by Kara Elder (c) 2018, The Washington Post
Making your own bloody mary - starting with a stellar mix - is a fun way to experiment with the random spices, hot sauces and liquors you've already got in your kitchen.
Make a large-ish batch of the mix, store it in the refrigerator for up to a week, then invite a few friends over to sample the cocktail-making prowess that you've suddenly mastered. (You can let them handle their own garnishes - customization is fun!)
Take your next batch of bloody marys beyond the bottled mix with these handy tips:
First, consider the juice
No amount of seasonings, alcohol or other mix-ins can cover up a juice that you don't like the taste of, so make sure to use something that you enjoy from the get-go. For Gina Chersevani, mixtress and owner of Buffalo & Bergen in Washington's Union Market, that means fresh tomato juice. Look for it in the refrigerated-juice section of the grocery store or make your own. (More on that below.)
If you can't find fresh or simply prefer the shelf-stable type, it'll do the job, too. Andrea Tateosian, general manager at the Passenger in Washington, notes that juices such as V8 and other pasteurized brands have some flavorings already added that you can emphasize or play down. Bottled juices also contain salt - sometimes a lot - so you may not need to add as much.
Making your own tomato juice is a nice way to go a little "extra," Chersevani says. Plus, sometimes fresh store-bought juice just isn't available (my recent search turned up none!). If you've got a juicer, you can use that. But I prefer the extra body that comes from blending chunks of ripe tomatoes and then straining the mixture through a fine-mesh sieve. Use the back of a large spoon to push as much liquid through as possible, then discard the pulpy solids, or use them for something else if you're particularly enterprising.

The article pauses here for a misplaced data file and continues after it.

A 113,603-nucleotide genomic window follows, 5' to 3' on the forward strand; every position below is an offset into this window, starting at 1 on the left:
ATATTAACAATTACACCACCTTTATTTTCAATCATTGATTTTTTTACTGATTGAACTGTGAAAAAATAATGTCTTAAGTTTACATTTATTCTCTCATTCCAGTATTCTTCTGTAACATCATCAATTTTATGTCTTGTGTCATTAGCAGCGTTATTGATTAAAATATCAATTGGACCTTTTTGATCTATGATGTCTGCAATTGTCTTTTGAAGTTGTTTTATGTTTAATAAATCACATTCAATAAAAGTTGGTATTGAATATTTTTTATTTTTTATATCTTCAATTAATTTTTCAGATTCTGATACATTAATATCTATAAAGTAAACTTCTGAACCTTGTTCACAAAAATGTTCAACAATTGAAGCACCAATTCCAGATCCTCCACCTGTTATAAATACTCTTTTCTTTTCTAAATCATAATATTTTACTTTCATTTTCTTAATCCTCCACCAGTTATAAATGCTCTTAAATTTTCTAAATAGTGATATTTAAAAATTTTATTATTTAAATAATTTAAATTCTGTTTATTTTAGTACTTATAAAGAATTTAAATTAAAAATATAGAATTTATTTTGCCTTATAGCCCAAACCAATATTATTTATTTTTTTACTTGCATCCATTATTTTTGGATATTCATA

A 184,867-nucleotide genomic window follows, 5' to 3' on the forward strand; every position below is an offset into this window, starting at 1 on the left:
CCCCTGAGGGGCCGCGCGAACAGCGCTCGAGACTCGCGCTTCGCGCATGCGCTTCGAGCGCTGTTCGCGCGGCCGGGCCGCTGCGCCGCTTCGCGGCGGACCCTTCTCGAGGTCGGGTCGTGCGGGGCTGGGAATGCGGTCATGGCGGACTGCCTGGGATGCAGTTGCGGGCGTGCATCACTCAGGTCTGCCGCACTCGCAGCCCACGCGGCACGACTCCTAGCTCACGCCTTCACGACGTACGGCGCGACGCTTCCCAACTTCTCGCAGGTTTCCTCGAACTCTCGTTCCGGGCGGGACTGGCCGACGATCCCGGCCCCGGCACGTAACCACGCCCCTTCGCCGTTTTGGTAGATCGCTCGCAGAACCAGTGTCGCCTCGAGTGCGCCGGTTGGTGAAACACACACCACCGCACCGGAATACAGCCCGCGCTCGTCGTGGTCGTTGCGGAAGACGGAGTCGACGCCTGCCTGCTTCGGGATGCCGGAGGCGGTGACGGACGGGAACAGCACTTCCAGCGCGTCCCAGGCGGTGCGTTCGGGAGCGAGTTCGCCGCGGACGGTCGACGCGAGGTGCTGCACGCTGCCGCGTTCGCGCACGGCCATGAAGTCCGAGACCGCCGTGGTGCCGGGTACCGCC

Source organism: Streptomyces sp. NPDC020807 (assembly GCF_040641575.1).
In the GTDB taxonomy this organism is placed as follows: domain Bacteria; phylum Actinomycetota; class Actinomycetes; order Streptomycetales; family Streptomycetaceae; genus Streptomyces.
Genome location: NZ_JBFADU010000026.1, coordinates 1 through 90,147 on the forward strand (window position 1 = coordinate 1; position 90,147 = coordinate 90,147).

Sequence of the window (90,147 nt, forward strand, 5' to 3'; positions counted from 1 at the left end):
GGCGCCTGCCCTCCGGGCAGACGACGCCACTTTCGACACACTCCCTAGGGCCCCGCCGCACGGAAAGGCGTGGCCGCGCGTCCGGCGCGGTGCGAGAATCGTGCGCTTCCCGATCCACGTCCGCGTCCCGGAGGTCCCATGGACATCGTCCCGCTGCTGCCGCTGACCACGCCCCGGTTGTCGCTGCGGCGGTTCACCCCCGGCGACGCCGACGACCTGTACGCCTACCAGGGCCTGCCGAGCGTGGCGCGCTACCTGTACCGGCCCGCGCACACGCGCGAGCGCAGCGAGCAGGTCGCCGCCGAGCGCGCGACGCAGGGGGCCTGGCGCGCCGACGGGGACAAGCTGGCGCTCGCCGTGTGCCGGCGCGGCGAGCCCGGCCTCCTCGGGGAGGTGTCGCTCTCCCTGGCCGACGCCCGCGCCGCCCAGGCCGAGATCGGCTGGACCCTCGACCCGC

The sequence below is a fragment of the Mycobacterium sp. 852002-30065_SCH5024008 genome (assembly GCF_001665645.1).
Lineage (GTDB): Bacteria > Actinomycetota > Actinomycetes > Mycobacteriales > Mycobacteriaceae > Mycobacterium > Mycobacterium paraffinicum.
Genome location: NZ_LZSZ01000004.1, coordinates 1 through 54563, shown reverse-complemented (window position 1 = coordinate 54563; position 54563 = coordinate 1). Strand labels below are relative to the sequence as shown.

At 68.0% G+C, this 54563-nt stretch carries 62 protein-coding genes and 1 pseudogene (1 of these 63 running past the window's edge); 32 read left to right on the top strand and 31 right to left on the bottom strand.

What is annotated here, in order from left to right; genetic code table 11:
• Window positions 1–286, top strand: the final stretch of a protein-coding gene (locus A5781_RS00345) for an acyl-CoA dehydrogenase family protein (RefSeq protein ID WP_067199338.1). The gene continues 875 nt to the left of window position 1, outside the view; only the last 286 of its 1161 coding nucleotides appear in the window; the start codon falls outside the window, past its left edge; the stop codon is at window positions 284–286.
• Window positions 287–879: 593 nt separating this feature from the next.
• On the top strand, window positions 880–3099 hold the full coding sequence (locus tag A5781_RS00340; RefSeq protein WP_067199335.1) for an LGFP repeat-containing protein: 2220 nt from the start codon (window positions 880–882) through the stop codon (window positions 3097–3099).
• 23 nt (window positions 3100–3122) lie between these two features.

If you're juicing your own tomatoes, be aware that the water content will vary. Blending in fresh cucumber or bell pepper can help with consistency and flavor. Or, strike a happy medium between fresh and bottled: For every three cups of pasteurized tomato juice, add one cup of freshly made stuff. This achieves a deep, more obvious tomato flavor (since the store-bought juice is more concentrated) while still lending a pleasant freshness and bright tomato essence from your homemade juice.
Horseradish, salt, pepper and celery seed are classic additions. Vinegar and Worcestershire sauce add flavor and intensify the tomato.
As a basic formula, Chersevani suggests using two tablespoons of prepared horseradish (refrigerated, not shelf-stable), one teaspoon of a spice (such as a hot pepper), one teaspoon salt, one teaspoon celery seed and one teaspoon vinegar (sherry or champagne) for every four cups of tomato juice. If you're using Worcestershire sauce, use two tablespoons and omit the vinegar.